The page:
HAWACH to Talk About the 30 FAQs About HPLC Column (Chapter 2 Of Q6-Q10)
Q6: Why is the column pressure too high during the HPLC column acceptance test?
Too high column pressure is a problem often encountered by HPLC column users. There are many reasons, and it is often not the problem of the pillar itself. You can check the cause of the problem by following the steps below.
① Remove the protection column to see if the HPLC column pressure is still high, otherwise, it is a problem to the protection column.
② Remove the HPLC chromatographic column from the instrument to check whether the pressure drops. If not, the pipeline is blocked and needs to be cleaned. If yes, check again;
③ Connect the inlet and outlet of the column to the instrument in reverse and rinse the column with 10 times the volume of the mobile phase (do not connect the detector at this time to prevent solid particles from entering the flow cell). At this time, if the column pressure still does not drop, check again, which is only for the used column.
④ Replace the sieve plate at the HPLC column entrance. If the column pressure drops, it means the solvent or sample contains particulate impurities. It is these impurities that block the sieve plate and cause the pressure to rise. If the column pressure is still high, please contact the manufacturer. Under normal circumstances, an online filter can be connected between the injector and the guard column to avoid the problem of excessive column pressure.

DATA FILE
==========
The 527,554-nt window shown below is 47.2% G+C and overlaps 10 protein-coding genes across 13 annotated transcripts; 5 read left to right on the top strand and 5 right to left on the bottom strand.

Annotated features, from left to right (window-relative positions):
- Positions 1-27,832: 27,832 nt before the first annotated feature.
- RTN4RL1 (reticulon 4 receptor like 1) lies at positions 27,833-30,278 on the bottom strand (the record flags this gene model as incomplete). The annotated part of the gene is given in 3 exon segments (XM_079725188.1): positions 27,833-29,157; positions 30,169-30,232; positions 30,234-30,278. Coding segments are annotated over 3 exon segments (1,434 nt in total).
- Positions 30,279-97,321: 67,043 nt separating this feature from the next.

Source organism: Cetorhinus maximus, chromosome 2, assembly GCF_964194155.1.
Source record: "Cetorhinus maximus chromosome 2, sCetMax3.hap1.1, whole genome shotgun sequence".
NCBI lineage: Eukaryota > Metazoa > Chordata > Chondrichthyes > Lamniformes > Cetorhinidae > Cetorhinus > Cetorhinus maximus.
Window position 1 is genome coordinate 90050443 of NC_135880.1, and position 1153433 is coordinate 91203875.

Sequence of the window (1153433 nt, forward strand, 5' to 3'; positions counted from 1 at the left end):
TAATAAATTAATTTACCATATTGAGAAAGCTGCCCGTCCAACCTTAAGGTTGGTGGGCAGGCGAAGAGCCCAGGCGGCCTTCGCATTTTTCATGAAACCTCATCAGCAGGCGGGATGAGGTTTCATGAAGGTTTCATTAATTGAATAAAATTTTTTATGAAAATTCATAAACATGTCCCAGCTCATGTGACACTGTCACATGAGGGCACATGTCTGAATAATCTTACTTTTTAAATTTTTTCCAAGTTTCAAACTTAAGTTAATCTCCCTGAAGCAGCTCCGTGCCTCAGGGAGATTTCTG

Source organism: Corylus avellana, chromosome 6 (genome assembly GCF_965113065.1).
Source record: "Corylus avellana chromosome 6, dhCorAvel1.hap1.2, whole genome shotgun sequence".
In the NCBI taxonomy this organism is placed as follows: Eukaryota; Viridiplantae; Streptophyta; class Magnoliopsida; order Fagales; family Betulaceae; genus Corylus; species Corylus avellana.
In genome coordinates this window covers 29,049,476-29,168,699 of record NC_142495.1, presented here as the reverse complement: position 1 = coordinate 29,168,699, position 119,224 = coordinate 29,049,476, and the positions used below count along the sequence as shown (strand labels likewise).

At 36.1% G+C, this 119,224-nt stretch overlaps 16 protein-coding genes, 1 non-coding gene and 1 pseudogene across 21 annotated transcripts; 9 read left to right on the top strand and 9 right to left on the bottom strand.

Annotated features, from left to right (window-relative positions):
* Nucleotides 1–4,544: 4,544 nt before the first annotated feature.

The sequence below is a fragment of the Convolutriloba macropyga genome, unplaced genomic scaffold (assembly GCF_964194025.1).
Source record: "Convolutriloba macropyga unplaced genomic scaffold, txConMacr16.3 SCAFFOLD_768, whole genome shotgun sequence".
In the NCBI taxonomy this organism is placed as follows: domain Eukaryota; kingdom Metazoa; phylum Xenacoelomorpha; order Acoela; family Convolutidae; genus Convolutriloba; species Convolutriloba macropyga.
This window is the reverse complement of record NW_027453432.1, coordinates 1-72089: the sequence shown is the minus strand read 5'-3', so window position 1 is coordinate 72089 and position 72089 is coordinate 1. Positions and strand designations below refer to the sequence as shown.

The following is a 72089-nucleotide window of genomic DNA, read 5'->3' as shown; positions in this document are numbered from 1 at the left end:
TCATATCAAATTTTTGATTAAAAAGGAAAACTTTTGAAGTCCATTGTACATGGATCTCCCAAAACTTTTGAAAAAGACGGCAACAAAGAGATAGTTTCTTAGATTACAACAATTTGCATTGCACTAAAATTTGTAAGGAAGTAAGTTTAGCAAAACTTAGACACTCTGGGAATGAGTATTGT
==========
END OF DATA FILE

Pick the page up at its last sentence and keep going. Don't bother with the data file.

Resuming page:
Q7: Will the mobile phase in the column drain?
Many people doing chromatographic separation experiments have encountered such a situation that the mobile phase in the solvent bottle is sucked dry by accident and the mobile phase in the solvent bottle is inadvertently replenished, and the HPLC system stops working. Will this damage the column? Has the pump drained all mobile phases from the HPLC column? Can the HPLC column be used? In fact, if the pump dries the mobile phase, it will not cause damage to the column. Even if the pump is filled with air, the pump will not exhaust the air into the HPLC column. Because the pump can only deliver liquid, not air.
In contrast, another situation that is more likely to happen is to forget to close the sealing caps on both ends of the column or the cap is too loose and the HPLC column dries. Similarly, it is not easy for the entire column to dry up. It is possible that only a few millimeters at both ends of the column have dried out. It takes a long time for the column to dry out because all the solvent has evaporated.
You can try to flush the column with a completely degassed solvent with low surface tension (such as methanol degassed with helium) to remove the air. Lower surface tension helps to wet the surface of the filler; the degassed solvent should be able to dissolve and remove the air trapped in the filler. The HPLC column takes approximately one hour or more (at a flow rate of 1 ml /min) to be thoroughly infiltrated and returned to be normal.
Q8: What are the causes and solutions of baseline drift?
1. Cause analysis
① Column temperature fluctuates. Even a small temperature change will cause the baseline to fluctuate. It usually affects differential detectors, conductivity detectors, lower sensitivity UV detectors, or other photoelectric detectors.
② The mobile phase is not uniform.
③ The flow cell has air or is contaminated.
④ The detector outlet is blocked. The high pressure causes the flow cell window to rupture, producing a noise baseline.
⑤ Improper matching of mobile phase or change of flow rate.
⑥ Slow column equilibrium, especially when the mobile phase changes.
⑦ Mobile phase pollution, deterioration, or made up of low-quality solvents.